CSR 344 Final exam study guide ch
CSR 344 Final exam study guide ch CSR 404
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This 5 page Study Guide was uploaded by Alexandrea Tuccori on Saturday February 14, 2015. The Study Guide belongs to CSR 404 at Purdue University taught by mohan in Fall. Since its upload, it has received 91 views. For similar materials see alex tuccori in Computer Programming at Purdue University.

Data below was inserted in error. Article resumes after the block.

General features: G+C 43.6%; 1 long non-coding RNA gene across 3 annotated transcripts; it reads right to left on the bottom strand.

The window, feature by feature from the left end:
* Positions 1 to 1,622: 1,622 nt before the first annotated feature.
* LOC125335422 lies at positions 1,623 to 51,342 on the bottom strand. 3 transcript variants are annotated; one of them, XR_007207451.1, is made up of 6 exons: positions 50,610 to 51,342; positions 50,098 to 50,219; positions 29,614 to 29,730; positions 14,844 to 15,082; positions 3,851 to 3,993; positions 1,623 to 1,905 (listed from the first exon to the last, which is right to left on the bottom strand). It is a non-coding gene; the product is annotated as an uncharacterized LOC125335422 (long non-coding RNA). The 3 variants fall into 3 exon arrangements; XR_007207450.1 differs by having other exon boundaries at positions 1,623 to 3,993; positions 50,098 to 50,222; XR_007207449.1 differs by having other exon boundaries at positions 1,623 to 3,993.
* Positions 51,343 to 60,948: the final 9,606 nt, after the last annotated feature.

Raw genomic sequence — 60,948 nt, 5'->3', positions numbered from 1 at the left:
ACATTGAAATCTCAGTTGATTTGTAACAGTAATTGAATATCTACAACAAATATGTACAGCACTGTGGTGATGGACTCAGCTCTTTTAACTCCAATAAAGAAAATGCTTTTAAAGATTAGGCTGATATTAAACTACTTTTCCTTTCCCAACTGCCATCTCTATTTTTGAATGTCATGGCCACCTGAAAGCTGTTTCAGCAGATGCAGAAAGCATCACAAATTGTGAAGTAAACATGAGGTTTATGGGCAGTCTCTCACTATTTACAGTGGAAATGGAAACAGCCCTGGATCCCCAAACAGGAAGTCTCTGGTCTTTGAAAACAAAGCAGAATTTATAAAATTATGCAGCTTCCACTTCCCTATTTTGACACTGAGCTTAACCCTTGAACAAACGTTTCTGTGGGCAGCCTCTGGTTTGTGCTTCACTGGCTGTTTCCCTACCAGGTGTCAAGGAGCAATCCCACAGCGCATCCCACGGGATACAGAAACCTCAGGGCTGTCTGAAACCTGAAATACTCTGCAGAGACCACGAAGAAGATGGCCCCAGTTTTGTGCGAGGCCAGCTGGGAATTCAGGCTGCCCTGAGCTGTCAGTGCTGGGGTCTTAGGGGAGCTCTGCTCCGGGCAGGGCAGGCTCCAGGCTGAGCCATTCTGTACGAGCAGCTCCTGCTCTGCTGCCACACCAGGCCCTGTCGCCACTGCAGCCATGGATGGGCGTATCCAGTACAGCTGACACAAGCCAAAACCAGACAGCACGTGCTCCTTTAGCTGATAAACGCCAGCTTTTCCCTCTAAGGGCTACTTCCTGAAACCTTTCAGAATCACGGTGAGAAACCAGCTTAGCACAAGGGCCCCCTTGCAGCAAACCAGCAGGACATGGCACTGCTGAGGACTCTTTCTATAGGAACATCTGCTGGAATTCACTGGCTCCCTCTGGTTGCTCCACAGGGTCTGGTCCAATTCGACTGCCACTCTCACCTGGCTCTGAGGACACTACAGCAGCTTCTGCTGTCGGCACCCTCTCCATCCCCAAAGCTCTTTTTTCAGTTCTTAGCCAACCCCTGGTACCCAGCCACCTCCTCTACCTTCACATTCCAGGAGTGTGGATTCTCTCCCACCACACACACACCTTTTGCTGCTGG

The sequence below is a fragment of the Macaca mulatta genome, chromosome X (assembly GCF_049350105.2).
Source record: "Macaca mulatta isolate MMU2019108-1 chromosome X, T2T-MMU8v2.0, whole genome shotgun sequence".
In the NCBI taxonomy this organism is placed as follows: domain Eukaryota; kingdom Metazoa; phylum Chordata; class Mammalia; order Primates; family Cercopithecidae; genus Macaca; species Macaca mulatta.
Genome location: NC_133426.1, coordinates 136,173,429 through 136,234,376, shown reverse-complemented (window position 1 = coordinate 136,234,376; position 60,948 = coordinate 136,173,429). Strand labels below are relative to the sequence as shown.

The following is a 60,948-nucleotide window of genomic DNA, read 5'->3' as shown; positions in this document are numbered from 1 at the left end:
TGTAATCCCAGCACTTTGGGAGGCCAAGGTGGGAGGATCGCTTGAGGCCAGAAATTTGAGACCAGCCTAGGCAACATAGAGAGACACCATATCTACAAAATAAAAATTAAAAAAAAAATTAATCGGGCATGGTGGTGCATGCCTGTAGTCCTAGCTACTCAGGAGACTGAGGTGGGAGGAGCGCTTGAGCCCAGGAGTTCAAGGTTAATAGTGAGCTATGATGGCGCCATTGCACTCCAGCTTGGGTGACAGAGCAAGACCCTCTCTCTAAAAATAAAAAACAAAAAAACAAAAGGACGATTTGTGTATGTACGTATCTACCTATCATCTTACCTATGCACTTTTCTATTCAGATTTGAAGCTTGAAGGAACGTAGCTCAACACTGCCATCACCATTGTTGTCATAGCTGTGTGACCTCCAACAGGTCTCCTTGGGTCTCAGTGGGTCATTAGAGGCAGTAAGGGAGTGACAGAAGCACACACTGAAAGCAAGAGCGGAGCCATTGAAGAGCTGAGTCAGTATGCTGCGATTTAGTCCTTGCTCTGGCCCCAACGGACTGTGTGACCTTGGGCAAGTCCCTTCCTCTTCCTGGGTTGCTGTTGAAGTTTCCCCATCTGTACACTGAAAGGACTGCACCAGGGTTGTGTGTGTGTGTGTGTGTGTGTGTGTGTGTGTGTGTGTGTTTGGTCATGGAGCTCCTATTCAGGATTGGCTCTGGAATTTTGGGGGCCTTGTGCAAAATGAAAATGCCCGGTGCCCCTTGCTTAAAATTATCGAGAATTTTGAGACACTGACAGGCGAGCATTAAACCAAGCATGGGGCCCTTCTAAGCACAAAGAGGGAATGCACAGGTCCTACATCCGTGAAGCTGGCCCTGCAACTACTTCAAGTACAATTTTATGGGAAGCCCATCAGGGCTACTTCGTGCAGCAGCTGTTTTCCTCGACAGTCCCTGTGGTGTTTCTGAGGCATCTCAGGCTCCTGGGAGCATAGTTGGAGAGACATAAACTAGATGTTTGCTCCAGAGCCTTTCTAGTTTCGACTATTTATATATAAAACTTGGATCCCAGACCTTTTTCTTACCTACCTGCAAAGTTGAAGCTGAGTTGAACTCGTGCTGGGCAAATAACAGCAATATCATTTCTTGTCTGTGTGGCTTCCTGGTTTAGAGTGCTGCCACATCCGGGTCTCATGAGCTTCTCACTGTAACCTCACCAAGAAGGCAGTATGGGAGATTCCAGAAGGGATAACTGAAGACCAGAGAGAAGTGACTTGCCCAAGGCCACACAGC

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CSR 344 Final Exam Study Guide Chapter 5 Perception Cognition and Emotion Perception the process by which individuals connect to their environment A quotsensemaking process where people interpret their environment so they can respond appropriately Perceptual Distortion by generalization Stereotyping and Halo Effects 0 Perceptual distortion by generalization small amounts of information are used to draw large conclusions about individuals 0 Stereotyping o Occurs when an individual assigns attributes to another solely on the basis of the other s membership in a particular social or demographic category 0 Very common and highly resistant to change 0 Halo effects 0 Occur when an individual generalizes about a variety of attributes based on the knowledge of one attribute ofan individual ie smilinggthonest 0 Very similar to stereotyping Selective Perception and Projection o Perceptual distortion that involves anticipating certain attributes and qualities in another person 0 Selective perception o The perceiver singles out information that supports a prior belief but lters out contrary information o Perpetuates stereotypes or halo effects 0 Projection 0 People assign to others the characteristics or feelings that they possess themselves 0 Arises out of a need to protect one39s own selfconcept Framing o Frames 0 Are the perspectives or points of view that people use when they gather information and solve problems 0 Represent the subjective mechanism through which people evaluate and make sense out of situations 0 Lead people to pursue or avoid subsequent actions 0 Focus shape and organize the world around us 0 Make sense of complex realities and organize them in terms that are meaningful to us 0 Two or more people involved in the same situation often see it or de ne it in different ways ie How extroverts or introverts see a room full of people 0 Outcome predisposition to achieving a speci c result or outcome How Frames Work in Negotiation o Negotiators can use more than one frame Mismatches in frames between parties are sources of con ict The different frames are likely to lead to very different discussions between parties Parties negotiate differently depending on the frame Speci c frames may be likely to be used with certain types of issues Particular types of frames may lead to particular types of agreements Parties are likely to assume a particular frame because of their values personality power background and social context Cognitive Biases in Negotiation In this section we examine how negotiators use information to make decisions Negotiators have a tendency to make systematic errors when they process information These errors collectively labeled cognitive biases tend to impede negotiator performance 1 Irrational escalation of commitment Negotiators maintain commitment to a course of action even when that commitment constitutes irrational behavior It is due in part to biases in individual perception and judgment 2 Mythical xedpie beliefs Negotiators assume that all negotiations not just some involve a xed pie Assume there is no possibility for integrative settlements and mutually bene cial tradeoffs 3 Anchoring and adjustment The effect of the standard or anchor against which subsequent adjustments gains or losses are measured The anchor might be based on faulty or incomplete information thus be misleading Example Asking price for a real state appraiser 4 Issue framing and risk The way an issue is framed in uences how negotiators perceive risk and behave in relation to it Example negotiating to gain riskaverse versus not to lose risk seeking 5 Availability of information Operates when information that is presented in vivid or attentiongetting ways becomes easy to recall Becomes central and critical in evaluating events and options 6 The winner s curse The tendency to settle quickly on an item and then subsequently feel discomfort about a win that comes too easily Could I have gotten a better deal Is there something wrong with the itemoption 7 Overcon dence The tendency of negotiators to believe that their ability to be correct or accurate is greater than is actually true Overcon dence has a doubleedged effect It increase the degree to which negotiators support positions or options that are incorrect or inappropriate It can lead negotiators to discount the worth or validity of the judgments of others 8 The law of small numbers The tendency of people to draw conclusions from small sample sizes The smaller sample the greater the possibility that past lessons will be erroneously used to infer what will happen in the future 9 Selfserving biases CSR 344 Final Exam Study Guide People often explain another person s behavior by making attributions either to the person or to the situation There is a tendency to Overestimate the role of personal or internal factors ability mood effort Underestimate the role of situational or external factors other people luck Example student arriving late 10 Endowment effect The tendency to overvalue something you own or believe you possess can lead to in ated estimations of value that interfere with reaching a good deal 11 lgnoring others cognitions Negotiators don t bother to ask about the other party s perceptions and thoughts This leaves them to work with incomplete information and thus produces faulty results 12 Reactive devaluation The process of devaluing the other party s concessions simply because the other party made them Reactive devaluation leads negotiators to Minimize the magnitude of a concession made by a disliked other Reduce their willingness to respond with a concession of equal size or Seek even more from the other party once a concession has been made Mood Emotion and Negotiation The distinction between mood and emotion is based on three characteristics Speci city Intensity Duration Mood states are more diffused less intense and more enduring than emotion states Negotiations create both positive and negative emotions Positive emotions generally have positive consequences for negotiations They are more likely to lead the parties toward more integrative processes They create a positive attitude toward the other side They promote persistence in addressing issues and concerns in the negotiation Aspects of the negotiation process can lead to positive emotions Positive feelings result from fair procedures during negotiation Positive feelings result from favorable social comparison Negative emotions generally have negative consequences for negotiations They may lead parties to de ne the situation as competitive or distributive They may undermine a negotiator s ability to analyze the situation accurately which adversely affects individual outcomes They may lead parties to escalate the con ict They may lead parties to retaliate and may thwart integrative outcomes Not all negative emotions have the same effect Aspects of the negotiation process can lead to negative emotions Negative emotions may result from a competitive mindset Negative emotions may result from an impasse Negative emotions may result from the prospect of beginning a negotiation Effects of positive and negative emotion Positive feelings may generate negative outcomes Negative feelings may elicit bene cial outcomes Emotions can be used strategically as negotiation maneuvers Chapter 6 Communication What is Communicated during Negotiation 1 Offers countero ers and motives The communication of o ers is a dynamic process The offer process is interactive Various internal and external factors drive the interaction and motivate a bargainer to change his or her offer 2 Information about alternatives The existence of a BATNA changes several things in a negotiation Negotiators with attractive BATNAs set higher reservation prices for themselves than those without attractive BATNAs Negotiators whose counterparts had attractive BATNAs set lower resistance points for themselves and When both parties were aware of the attractive BATNA that one of the negotiators had that negotiator received a more positive negotiation outcome 3 Information about outcomes Negotiators should be cautious about sharing their outcomes or even their positive reactions to outcomes with the other Party This is especially important if they are going to negotiate with that party again in the future 4 Social accounts The method used by negotiators to explain things to the other party especially when negotiators need to justify bad news Three types of explanations are important Sitkin and Bies 1993 Explanations of mitigating circumstances negotiators had no choice in taking the positions they did Explanations of exonerating circumstances negotiators explain their positions from a broader perspective Reframing explanations outcomes can be explained by changing the context 5 Communication about process This can involve how well the process is going or what procedures might be adopted to improve the situation Communication in Negotiation 3 Key Questions CSR 344 Final Exam Study Guide Does it matter what is said early in the process What negotiators do in the rst half of the process has a signi cant impact on their ability to generate integrative solutions with high joint gains ls more information always better There is evidence that having more information does not automatically translate into better outcomes How People Communicate in Negotiation Use of language Operates at two levels Logical level proposals offers Pragmatic level semantics syntax style How parties communicate depends on the ability of the speaker to encode thoughts properly as well as on the ability of the listener to understand and decode the intended messages A negotiator s choice of words may not only signal a position but also shape and predict it Use of nonverbal communication There are three important attending behaviors Making eye contact Adjusting body position Nonverbally encouraging or discouraging what the other says Your body language shapes who you are Social bandwidth distinguishes one communication channel from another the ability of a channel to carry and convey subtle social and relational cues from sender to receive Use of Questions 2 basic catergories Manageable questions cause attention or prepare the other person s thinking for further questions quotMay I ask you a questionquot getting information o quotHow much will this costquot generating thoughts quotDo you have any suggestions for improving thisquot Unmanageabe questions cause dif culty quotWhere did you get that dumb ideaquot give information quotDidn t you know we couldn t afford thisquot bring the discussion to a false conclusion quotDon t you think we have talked about this enoughquot Listening three major forms Passive listening Receiving the message while providing no feedback to the sender Acknowledgment Receivers nod their heads maintain eye contact or interject responses Active listening Receivers restate or paraphrase the sender s message in their own language Role reversal Negotiators understand the other party s positions by actively arguing these positions until the other party is convinced that he or she is understood Role reversal is a useful tool for improving communication and the accurate understanding and appreciation of the other party s position Special Communication Considerations at the Close of Negotiations Avoiding fatal mistakes Keep track of what you expect to happen Guard yourself against selfserving expectations Review the lessons from feedback for similar decisions in the future Achieving closure Avoid surrendering important information needlessly Refrain from making quotdumb remarksquot Chapter 7 Finding and Using Negotiation Power Seeking power in negotiation arises from one of two perceptions 1 The negotiator believes he or she currently has less powerthan the other party 2 The negotiator believes he or she needs more power than the other party to increase the probability of securing a desired outcome Negotiators employ tactics designed to create power equalization or minimize the other party s ability to dominate the relationship Major Sources of Power How People Acquire Power 1 Informational sources of power 2 Personal sources of power 3 Power based on position in an organization 4 Relationshipbased sources of power 5 Contextual sources of power 1 Informational Sources of Power Information is the most common source of power Derived from the negotiator s ability to assemble and organize data to support his or her position arguments or desired outcomes A tool to challenge the other party s position or desired outcomes or to undermine the effectiveness of the other39s negotiating arguments CSR 344 Final Exam Study Guide Power derived from expertise is a special form of information power Expert power is given to those who are seen as having achieved some level of command and mastery of a body of information 2 Power Based on Personality and Individual Difference Personal orientation Cognitive orientation Ideologies about power unitary radical pluralist Motivational orientation Speci c motives to use power Disposition and skills Orientation to cooperationcompetition Moral orientation moral views about power and its use 3 Power Based on Position in an Organization Two major sources of power in an organization A Legitimate Power Power grounded in the title duties and responsibilities of a job description and level within an organization hierarchy People can acquire legitimate power in several ways at birth election to a designated of ce appointment or promotion It depends on the willingness of followers to acknowledge the legitimacy of the organizational structure and the system of rules and regulations that empowers its leaders Two major sources of power in an organization B Resource Control Power People who control resources have the capacity to give them to someone who will do what they want and withhold them or take them away from someone who doesn t do what they want Important organizational resources include Money in its various forms Supplies Human capital Time Equipment Critical services Interpersonal support 4 Power Based on Relationships Goal interdependence How parties view their goals and how interdependent they are Referent power Based on an appeal to common experiences common past common fate or membership in the same groups Networks Power is derived from whatever ows through that particular location in the structure usually information and resources Key aspects of networks Tie strength An indication of the strength or quality of relationships with others Tie content The resource that passes along the tie with the other person The more the content the stronger the relationship and the more trust and respect created for each other Network structure The overall set of relationships within a social system Aspects of network structure that determine power include Centrality Criticality and relevance Flexibility Visibility Membership in a coalition 5 Contextual Sources of Power Power is based in the context situation or environment in which negotiations take place BATNAs They offer a negotiator signi cant power because she now has a choice between accepting the other party s proposal or the alternative deal Culture shapes what kinds of power are seen as legitimate and illegitimate Culture both organizational and national often translates into deeply embedded structural inequalities in a society Agents constituencies and external audiences All these parties can become actively involved in pressuring others Negotiations become signi cantly more complex when negotiators are representing others views Dealing with Others Who Have More Power Never do an allornothing deal Make the other party smaller Make yourself bigger Build momentum through doing deals in sequence Use the power of competition to leverage power Constrain yourself Good information is always a source of power Ask many questions to gain more information Do what you can to manage the process CSR 344 Final Exam Study Guide Chapter 8 Ethics in Negotiation Ethics Are broadly applied social standards for what is right or wrong in a particular situation or a process for setting those standards Grow out of particular philosophies which De ne the nature of the world in which we live Prescribe rules for living together There are four standards for evaluating strategies and tactics in business and negotiation a Endresult ethics Choose a course of action on the basis of results I expect to achieve b Duty Ethics Choose a course of action on the basis of my duty to uphold appropriate rules and principles c Social contract ethics Choose a course of action on the basis of the norms values and strategy of my organization or community d Personalistic ethics Choose a course of action on the basis of my personal convictions Process of Analyzing a Moral Problem Larue Hosmer 2003 First develop a complete understanding of the moral problem at hand Determine economic outcomes of potential courses of action Consideration the legal requirements that bear on the situation Assess the ethical obligations to other involved parties regarding what is quot right and just and fair quot ethical reasoning Questions of Ethical Conduct that Arises in Negotiation Using ethically ambiguous tactics It39s mostly all about the truth These tactics may or may not be improper depending on an individual39s ethical reasoning and circumstances Arriving at a clear precise effective negotiated agreement depends on the willingness of the parties to share accurate information about their own preferences priorities and interests Deception in negotiation can rise to the level of legally actionable fraud What ethically ambiguous tactics are there Traditional competitive bargaining Emotional manipulation Misrepresentation Bluf ng Misrepresentation to opponent s network Inappropriate information collection The rst two are likely to be used and are seen as appropriate and effective The other four are generally seen as inappropriate and unethical in negotiation Deception by omission versus commission Omission failing to disclose information that would bene t the other Commission actually lying about the commonvalue issue Why Use Deceptive Tactics Motives and Consequences The power motive The purpose of using ethically ambiguous negotiating tactics ie lies is to increase the negotiator s power in the bargaining environment Other motives to behave unethically Negotiators are more likely to see ethically ambiguous tactics as appropriate and to use them if they anticipate that the other s expected motivation would be more competitive The Consequences of Unethical Conduct 1 A negotiator who employs an unethical tactic will experience positive or negative consequences depending on Effectiveness whether the tactic is effective Reactions of others how the other person constituencies and audiences evaluate the tactic Reactions of self how the negotiator evaluates the tactic feels about using the tactic Explanations and Justi cations The primary purpose of explanations and justi cations is To rationalize explain or excuse the behavior To verbalize some good legitimate reason why this tactic was necessary Rationalizations for Unethical Conduct The tactic was unavoidable The tactic was harmless The tactic will help to avoid negative consequences The tactic will produce good consequences or the tactic is altruistically motivated quotThey had it comingquot or quotThey deserve itquot or quotI m just getting my duequot quotThey were going to do it anyway so I will do it rst quotHe started itquot o The tactic is fair or appropriate to the situation How Can Negotiators Deal With the Other Party s Use of Deception Ask probing questions Phrase questions in different ways Force the other party to lie or back off Test the other party quotCallquot the tactic Ignore the tactic Discuss what you see and offer to help the other party change to more honest behaviors Respond in kind